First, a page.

The irony of all this is that the money Slusher is asking UO to pay for the Jaqua Center is only there because the NCAA has been able to keep college athletes under an even stricter hiring cartel than the NFL one that Slusher broke up. We pay them nothing and make them redshirt for a year if they have the nerve to transfer to a team that will be better for their career.

The difference between the old NFL and college is that in college the coaches get the resulting profits, not the owners.  Someday there will be a Howard Slusher for the college athletes too – we saw a glimmer of that when LeGarette Blount’s lawyer got Coach Chip Kelly and UO President Richard Larviere to back down and reinstate him. When that happens – well, it won’t really matter much. There will be a little less money because the fans will be a little more cynical. The players will get what there is, instead of the coaches. Whatever.

no bid contracts and the Arena

1/22/2010: An anonymous commentator pointed readers to this ODE story by CJ Ciaramella on no-bid contracts for the Arena. There’s another in the RG today:

I’d wondered what the story on that billboard on Franklin Blvd was. When someone rents a billboard to complain UO is not following the public records law it kind of gets your attention. The Director of the union group that erected it says of UO:

“The amount of time that it’s taken to get a public records request processed is far longer than we are used to dealing with,” Bonham said. “For this institution to be not completely transparent and forthcoming is a concern for the public.” The University general counsel’s office, which handles public records requests for the University, did not return calls seeking comment.

For the record, The UO official in charge of public record requests is Doug Park, dougpark@uoregon.edu, (541) 346-3082. Doug doesn’t sign his name to public records responses, and likes to use the email address gcounsel@uoregon.edu instead of his real one. I’m not sure if this is because he is embarrassed by what his boss Melinda Grier makes him do for a living, or is just trying to forestall an ethics investigation over the details.

I still remember the efforts to get a copy of this report on the arena revenue forecast from UO. Melinda Grier was trying to hide this report because its revenue forecasts were 1/3 of the 15 million needed to justify tax-exempt bonds. She and Doug Park stalled for months, ignored repeated emails and calls, and the Oregon DOJ played along with her efforts to keep this report secret. Finally it came out and we found this:

So the projection is for $4 million in net revenue, for $15 million per year bond repayments. When the State Treasurer’s office finally saw this report they refused to allow UO to sell the bonds as tax-exempt, because these numbers mean the IRS could have argued this was tax arbitrage, and imposed millions in penalties on UO. I wonder what Melinda is hiding this time?


1/21/2010: This is a pretty amazing story about former UO AD Bill Moos and his replacement Pat Kilkenny, from Ron Bellamy in the RG yesterday. I missed it, thank for the tip, Anonymous. It’s just bizarre. What are these people doing messing around with universities? Can anyone tell me the point to any of this?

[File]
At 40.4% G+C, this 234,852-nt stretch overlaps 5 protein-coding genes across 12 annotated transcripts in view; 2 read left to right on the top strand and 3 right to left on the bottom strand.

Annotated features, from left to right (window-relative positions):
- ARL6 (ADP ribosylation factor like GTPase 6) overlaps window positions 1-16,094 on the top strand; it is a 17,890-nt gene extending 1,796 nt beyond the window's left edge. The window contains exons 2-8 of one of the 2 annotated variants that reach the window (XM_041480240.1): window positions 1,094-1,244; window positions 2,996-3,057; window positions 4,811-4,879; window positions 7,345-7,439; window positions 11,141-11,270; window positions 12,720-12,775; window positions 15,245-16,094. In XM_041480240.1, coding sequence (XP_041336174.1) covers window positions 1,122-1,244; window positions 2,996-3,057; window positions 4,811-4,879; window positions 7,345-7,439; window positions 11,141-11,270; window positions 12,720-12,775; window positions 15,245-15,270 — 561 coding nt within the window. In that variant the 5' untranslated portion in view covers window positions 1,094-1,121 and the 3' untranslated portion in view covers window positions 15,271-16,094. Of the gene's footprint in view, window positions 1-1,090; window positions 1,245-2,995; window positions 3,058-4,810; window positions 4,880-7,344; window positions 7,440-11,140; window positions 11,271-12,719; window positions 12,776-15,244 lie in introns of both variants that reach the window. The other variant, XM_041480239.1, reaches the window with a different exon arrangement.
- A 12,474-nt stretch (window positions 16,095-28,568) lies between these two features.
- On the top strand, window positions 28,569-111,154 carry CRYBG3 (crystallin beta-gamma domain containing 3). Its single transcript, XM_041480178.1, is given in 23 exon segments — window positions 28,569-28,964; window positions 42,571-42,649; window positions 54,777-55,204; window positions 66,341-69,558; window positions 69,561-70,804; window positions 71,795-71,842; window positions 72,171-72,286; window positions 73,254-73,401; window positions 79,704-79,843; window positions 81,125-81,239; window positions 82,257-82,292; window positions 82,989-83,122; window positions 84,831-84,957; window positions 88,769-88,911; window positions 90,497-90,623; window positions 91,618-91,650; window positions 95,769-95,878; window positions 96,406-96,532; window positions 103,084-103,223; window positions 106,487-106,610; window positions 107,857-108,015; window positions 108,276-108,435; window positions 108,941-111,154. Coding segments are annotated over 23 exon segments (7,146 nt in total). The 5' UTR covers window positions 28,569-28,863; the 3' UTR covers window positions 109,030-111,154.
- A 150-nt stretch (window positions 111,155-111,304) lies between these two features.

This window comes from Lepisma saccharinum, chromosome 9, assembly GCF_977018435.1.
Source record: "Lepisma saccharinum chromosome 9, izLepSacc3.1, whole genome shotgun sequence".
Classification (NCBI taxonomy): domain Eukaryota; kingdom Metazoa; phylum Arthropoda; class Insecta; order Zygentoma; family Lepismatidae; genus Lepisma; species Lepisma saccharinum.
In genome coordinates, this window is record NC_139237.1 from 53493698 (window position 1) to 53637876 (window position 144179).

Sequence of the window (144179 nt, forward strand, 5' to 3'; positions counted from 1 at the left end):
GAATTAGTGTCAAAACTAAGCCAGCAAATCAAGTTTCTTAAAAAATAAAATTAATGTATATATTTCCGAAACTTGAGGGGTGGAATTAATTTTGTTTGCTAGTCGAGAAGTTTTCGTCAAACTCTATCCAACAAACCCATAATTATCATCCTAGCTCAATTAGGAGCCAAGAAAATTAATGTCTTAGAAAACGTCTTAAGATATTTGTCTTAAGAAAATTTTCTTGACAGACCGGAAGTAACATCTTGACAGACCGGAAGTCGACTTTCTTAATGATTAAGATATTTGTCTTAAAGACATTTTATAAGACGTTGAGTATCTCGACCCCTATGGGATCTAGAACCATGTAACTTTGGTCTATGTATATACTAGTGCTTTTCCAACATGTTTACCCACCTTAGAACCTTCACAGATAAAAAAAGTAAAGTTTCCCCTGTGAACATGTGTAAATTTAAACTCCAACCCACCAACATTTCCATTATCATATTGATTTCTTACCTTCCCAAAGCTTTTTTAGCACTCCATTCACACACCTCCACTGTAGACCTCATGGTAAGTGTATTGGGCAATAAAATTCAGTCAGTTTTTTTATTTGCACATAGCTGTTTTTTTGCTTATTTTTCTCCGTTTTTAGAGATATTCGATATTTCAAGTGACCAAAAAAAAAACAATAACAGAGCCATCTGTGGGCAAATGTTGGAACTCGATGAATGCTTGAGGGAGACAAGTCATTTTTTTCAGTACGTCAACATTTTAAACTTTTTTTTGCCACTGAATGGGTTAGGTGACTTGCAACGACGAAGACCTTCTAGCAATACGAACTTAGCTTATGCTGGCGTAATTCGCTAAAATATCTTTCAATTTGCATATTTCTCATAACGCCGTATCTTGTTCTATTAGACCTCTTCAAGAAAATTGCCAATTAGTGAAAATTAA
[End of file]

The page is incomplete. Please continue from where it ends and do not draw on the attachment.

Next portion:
In the end, he fell out of favor with Oregon’s chief benefactor, Nike chairman Phil Knight, whose generosity had been essential to Moos’ accomplishments and was essential to building a new basketball arena. So Moos was forced out late in 2006 and he was given the aforementioned settlement agreement, largely financed by the UO donor who would become his successor, Pat Kilkenny.

But it seems clear that that Oregon raised the prospect that Moos would lose the $1.4 million remaining on his agreement if he took the UNLV job and tried to cut a deal. Just to save money? Out of vindictiveness? Who knows?
Kilkenny, who largely financed the buyout and says he’s never actually read the agreement, said he’s already paid virtually all of his share of the buyout into a fund. “If you’re asking from a financial perspective if it’s material to me, it’s not,” Kilkenny said adding: “What the university agreements were and what those details are, I generally understood what it was, but it wasn’t anything that was done on my watch, so I never went back and looked at it.”
What’s Oregon’s explanation? UO general counsel Melinda Grier has neither returned phone calls nor responded to requests for interviews, including written questions, submitted through Phil Weiler, the UO senior director of communications.
And then the illustrious and irrepressible former UO President and endowed Knight Chair in Law, past Oregon Attorney General, one-time gubernatorial candidate, current Professor of a UO Honors College course on the “Theory of Leadership”, and conduit for $350,000 in Pat Kilkenny donations Dave Frohnmayer chimes in:
“I don’t want to make any judgment about that because I wasn’t party to the hammering out of that specific language, other than approving the final contract, and that was not a matter of particular focus,” Frohnmayer said. “I can’t really shed much light on that.”
He approved the final contract but he can’t shed light on it. It was all a bunch of real complicated legal stuff, is that it Dave?

So why doesn’t new President Richard Lariviere just tear up the contract and let Moos go on his way? Because the athletic department lost $1 million last year. Next year they’ve got to start covering the $15 million Arena bond repayments, figure out how to fund Chip Kelly’s new contract, hire a replacement for Kent, and so on. Lariviere has to kowtow to Knight and Kilkenny because the academic side is legally on the hook for any deficits. Lariviere has no choice about UO’s future: Knight and Kilkenny have owned it since the day they convinced Frohnmayer to borrow $270 million for their Arena, in UO’s name.